Wash yourselves; make yourselves clean;
remove the evil of your doings from before my eyes;
cease to do evil,
learn to do good;
seek justice, rescue the oppressed,
defend the orphan,
plead for the widow.
let us reason together,
says the LORD:
though your sins are like scarlet,
they shall be like snow;
though they are red like crimson,
they shall become like wool.
In a recent blog post, John Lomperis, the United Methodist Director for the Institute on Religion and Democracy, a conservative political action group, wrote about the need “to strengthen our denomination’s enforcement mechanisms to better ensure accountability for those of our clergy who choose to break their own word to honor our communal covenant.”
He argues that this accountability is needed to rein in those “United Methodist clergy who, with the protection of some sympathetic bishops, have engaged in some publicity stunts of performing same-sex union services, in open violation of our denomination’s very clear prohibitions of them.”
His criticism of the uncivil discourse of those who advocate for the full inclusion of LGBTQ persons within the life of the church is somewhat undercut by his characterization of same sex weddings as “publicity stunts.”
Just for the record, when I was ordained on a very hot Sunday in June of 1973 in the chapel of Mount Holyoke College in South Hadley, Massachusetts, the Book of Discipline I promised to uphold did not say that as a pastor I would be forbidden to officiate at same sex weddings.
In contrast to the apocalyptic pronouncements of Lomperis and other traditionalists today, the 1972 Book of Discipline said mildly, “We do not recommend marriage between two persons of the same sex.”
That Book of Discipline spoke of our need to understand the gift of our human sexuality and called upon “Medical, theological, and humanistic disciplines” to combine “in a determined effort to understand human sexuality more completely. And then after a long section affirming that “Homosexuals no less than heterosexuals are persons of sacred worth,” and insisting that “all persons are entitled to have their human and civil rights ensured,” the Discipline ended with the disclaimer, “though we do not condone the practice of homosexuality and consider this practice incompatible with Christian teaching.”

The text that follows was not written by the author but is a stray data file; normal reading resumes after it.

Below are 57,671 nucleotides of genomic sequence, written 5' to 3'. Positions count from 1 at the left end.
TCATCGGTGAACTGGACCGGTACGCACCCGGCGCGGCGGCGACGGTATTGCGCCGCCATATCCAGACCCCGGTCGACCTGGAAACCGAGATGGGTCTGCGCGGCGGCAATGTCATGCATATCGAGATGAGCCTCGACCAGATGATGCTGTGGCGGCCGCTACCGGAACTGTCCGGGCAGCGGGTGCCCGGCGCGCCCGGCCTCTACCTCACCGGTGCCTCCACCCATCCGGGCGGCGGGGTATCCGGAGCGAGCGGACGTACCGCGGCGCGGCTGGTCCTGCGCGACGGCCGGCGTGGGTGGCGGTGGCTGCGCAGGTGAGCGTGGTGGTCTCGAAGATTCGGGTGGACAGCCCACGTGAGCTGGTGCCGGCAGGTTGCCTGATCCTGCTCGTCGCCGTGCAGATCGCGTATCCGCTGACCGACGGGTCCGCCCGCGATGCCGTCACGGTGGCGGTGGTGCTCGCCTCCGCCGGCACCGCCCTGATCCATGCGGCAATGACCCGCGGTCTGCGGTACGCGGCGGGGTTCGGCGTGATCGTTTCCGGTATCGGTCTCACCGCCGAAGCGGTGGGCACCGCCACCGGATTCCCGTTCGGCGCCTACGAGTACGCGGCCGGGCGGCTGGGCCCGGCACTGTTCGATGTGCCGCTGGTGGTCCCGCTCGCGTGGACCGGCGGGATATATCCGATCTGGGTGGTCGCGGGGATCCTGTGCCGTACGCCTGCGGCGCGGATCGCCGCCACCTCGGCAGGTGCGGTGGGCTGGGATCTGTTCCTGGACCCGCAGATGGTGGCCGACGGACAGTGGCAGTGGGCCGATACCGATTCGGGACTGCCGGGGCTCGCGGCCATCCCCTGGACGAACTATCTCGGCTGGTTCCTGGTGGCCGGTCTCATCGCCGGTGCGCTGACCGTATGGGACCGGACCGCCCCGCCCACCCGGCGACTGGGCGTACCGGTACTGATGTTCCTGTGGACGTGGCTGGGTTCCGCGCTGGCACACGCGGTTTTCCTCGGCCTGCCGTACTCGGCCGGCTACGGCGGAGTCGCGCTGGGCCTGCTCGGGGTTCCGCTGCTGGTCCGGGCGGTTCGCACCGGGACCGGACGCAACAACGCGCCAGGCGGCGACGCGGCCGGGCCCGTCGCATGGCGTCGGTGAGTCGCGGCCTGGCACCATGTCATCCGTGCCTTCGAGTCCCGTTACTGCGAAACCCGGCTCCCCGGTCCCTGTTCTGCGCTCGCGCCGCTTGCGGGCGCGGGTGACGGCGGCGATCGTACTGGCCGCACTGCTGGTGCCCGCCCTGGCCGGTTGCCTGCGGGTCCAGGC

The language did not seem nearly as harsh then, coming after a long section on rights and sacred worth and expressing an openness to continued learning.
There was nothing about penalties for celebrating a same sex marriage. And the whole section carried within it the implicit assumption that we would gain more insight as we partnered with social scientists and clinicians in the study of human sexuality.
The Discipline has always been an evolving document and on that hot June day in the Mount Holyoke chapel, I was confident then that we would find our way in this matter just as we had eventually found our way on slavery and segregation and the rights of women.
Aside from one bad sentence and one less than positive sentence, that 1972 Book of Discipline is an amazing document. There is a whole section affirming “theological pluralism” and a broad sense of the spiritual journey as unfinished business. When I read it I am reminded of why I became a United Methodist pastor in the first place.
The traditionalists are correct when they point out that across two millennia of Christian history the church has generally condemned and marginalized LGBTQ persons. The church also condoned slavery for most of those same centuries. But the future is supposed to be better than the past. We are supposed to learn and grown.
As Jeremiah proclaimed God’s vision: “For surely I know the plans I have for you, says the LORD, plans for your welfare and not for harm, to give you a future with hope.” (Jeremiah 29:11)